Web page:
3M is back on the scene with a new pico-projector, the MP410. This pint-sized projector measures 10.5 x 10.5 x 4.3 cm and weighs just 386 g. It uses a Texas Instruments DLP chip, boasts 1280 x 800 pixel resolution and uses a 300 lumen LED lamp.
HARDWARE & HANDLING
The MP410 is a compact mini-projector that fits easily into one hand. The general product finish is good.
A decent choice of connections can be found on the back of this projector, with an HDMI socket, a proprietary port for connecting to a computer (via VGA), as well as a USB port and a micro-SDHC card reader (maximum 32 GB).
You can access multimedia files directly via a USB storage peripheral or a compatible memory card. This projector also has a 1 GB internal memory. The MP410 is compatible with loads of file formats for fuss-free access to videos (AVI, DivX, MKV, MOV), music (MP3, WMA) and photos (JPEG, BMP). However, it can only read lower-resolution content properly, as HD videos judder and glitch. Similarly, it doesn't support Word, Excel and PowerPoint files.
We were particularly disappointed with the single, super-small 1-watt speaker. You need to push the volume up to its maximum setting to hear just about anything, which in turn makes the speaker saturate, which doesn't sound very nice. And the worst news is that there's no audio jack, so you can't even get round things by hooking up an external stereo speaker kit!
Seeing as it sells for around £500, you'd probably expect this projector to come with all the basic accessories. But no, the remote control sells as an optional extra at £25!
You therefore have no choice but to use the buttons on the projector casing: "Power", "Menu", arrow keys and "OK". You focus the image manually using the control just above the lens.
2D IMAGE QUALITY
Once we switched the projector on and focused the picture, we were again disappointed with the MP410.
Contrast measured with a 35% white test card
Contrast measured with a 1% white test card
Positioned three meters from our projection wall (like all the video projectors we test), the bottom edge of the image measures 1 metre 90 centimetres, which is pretty good for this kind of projector. However, the image looks washed out, which is understandable given this projector's ridiculously low contrast. We measured contrast at 81:1 with our 1% white test card and 27:1 with the 35% white card. That's by far the lowest contrast we've seen in any of the projectors we've reviewed.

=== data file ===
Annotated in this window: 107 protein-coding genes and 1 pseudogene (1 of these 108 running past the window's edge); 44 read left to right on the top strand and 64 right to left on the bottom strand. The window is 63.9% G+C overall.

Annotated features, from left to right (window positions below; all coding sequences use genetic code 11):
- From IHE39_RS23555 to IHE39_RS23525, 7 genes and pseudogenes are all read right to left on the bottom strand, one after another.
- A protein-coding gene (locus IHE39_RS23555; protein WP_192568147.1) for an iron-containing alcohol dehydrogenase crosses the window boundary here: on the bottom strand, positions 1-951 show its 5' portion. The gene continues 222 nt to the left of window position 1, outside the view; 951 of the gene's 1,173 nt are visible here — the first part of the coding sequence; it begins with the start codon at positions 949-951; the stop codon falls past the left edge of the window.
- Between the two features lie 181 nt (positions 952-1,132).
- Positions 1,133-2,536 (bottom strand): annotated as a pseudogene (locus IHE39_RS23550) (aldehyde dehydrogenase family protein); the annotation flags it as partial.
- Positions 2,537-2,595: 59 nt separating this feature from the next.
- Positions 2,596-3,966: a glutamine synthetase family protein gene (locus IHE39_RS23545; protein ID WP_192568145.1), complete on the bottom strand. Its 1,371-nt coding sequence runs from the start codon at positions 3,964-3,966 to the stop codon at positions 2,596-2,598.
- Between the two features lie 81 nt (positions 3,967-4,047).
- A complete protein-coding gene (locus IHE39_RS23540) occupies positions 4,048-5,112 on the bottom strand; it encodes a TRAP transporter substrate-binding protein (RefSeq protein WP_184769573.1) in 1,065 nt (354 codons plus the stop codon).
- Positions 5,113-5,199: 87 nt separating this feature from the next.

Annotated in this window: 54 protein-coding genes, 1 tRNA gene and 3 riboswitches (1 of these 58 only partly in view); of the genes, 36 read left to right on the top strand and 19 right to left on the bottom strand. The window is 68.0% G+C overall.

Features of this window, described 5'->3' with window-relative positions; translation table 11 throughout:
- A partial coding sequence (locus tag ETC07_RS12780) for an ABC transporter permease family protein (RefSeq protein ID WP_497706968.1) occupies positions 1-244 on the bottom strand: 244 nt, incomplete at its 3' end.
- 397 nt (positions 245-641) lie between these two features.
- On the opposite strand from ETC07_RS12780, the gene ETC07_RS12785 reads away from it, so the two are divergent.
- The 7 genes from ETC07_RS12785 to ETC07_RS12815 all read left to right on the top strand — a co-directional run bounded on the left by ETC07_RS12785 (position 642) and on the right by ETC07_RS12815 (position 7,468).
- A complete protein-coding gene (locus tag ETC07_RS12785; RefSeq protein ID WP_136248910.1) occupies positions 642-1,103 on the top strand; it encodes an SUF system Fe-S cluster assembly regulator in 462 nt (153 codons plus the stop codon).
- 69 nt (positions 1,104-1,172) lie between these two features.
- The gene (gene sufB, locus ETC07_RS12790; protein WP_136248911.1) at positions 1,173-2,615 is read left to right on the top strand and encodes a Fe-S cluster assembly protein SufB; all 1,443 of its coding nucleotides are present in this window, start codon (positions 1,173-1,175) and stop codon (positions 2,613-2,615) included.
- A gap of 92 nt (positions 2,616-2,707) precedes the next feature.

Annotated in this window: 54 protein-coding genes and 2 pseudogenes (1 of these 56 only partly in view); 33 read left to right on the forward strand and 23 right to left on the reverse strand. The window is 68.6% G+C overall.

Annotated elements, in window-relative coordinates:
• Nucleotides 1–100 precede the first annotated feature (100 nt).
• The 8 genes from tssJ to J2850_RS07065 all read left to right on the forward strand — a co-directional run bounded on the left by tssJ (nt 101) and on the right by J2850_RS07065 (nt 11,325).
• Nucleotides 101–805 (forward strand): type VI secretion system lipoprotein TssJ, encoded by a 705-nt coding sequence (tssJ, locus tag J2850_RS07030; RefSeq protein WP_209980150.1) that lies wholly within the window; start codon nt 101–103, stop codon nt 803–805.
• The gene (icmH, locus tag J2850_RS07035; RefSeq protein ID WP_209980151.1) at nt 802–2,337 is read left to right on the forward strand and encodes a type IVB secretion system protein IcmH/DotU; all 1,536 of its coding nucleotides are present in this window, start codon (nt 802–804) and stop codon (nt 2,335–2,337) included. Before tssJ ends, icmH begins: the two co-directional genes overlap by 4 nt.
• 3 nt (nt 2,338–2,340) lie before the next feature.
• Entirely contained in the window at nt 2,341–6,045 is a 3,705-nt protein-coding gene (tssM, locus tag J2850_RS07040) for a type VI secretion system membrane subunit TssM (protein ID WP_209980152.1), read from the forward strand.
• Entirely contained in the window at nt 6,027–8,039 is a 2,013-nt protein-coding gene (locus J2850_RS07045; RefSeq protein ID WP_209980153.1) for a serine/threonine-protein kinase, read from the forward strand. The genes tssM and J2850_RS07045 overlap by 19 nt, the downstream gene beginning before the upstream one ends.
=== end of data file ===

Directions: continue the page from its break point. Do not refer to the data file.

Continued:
Crazy colours: average Delta E = 14.7
When it comes to reproducing colours, the correctly calibrated colour temperature is the MP410's only saving grace. We measured an average of 6960 kelvins over the grey scale, which is pretty good. However, colour fidelity leaves a lot to be desired. We measured the average Delta E at 14.7 (this should be three or less for accurate colours), which places this projector on par with the worst laptop screens (Samsung NC110 and NC210).
The gamma is all over the place too (it averages at 1.2 when it should be 2.2), which makes the grey scale too light.
Seeing as this is a DLP projector, some users may find themselves troubled by "rainbow effects". And LED technology unfortunately doesn't do anything to reduce this. Some users will notice this more than others, but if it bothers you then you may need to look elsewhere.
For watching a movie, quality is just about OK. The 1280 x 800 pixel resolution means you can't watch HD content like Blu-rays in native resolution (1920 x 1080 pixels). Some image quality is therefore lost as a result. The upscaling function for low-res content isn't up to much either—everything just looks a bit hazy.
NOISE & ENERGY CONSUMPTION
On top of its disappointing image quality, the MP410 is actually quite noisy. We measured just under 40 dB with the MP410 in action, which is too loud to be completely masked by the puny 1-watt speaker.
Power use is pretty low, however. We measured just 49 watts with the MP410 in use.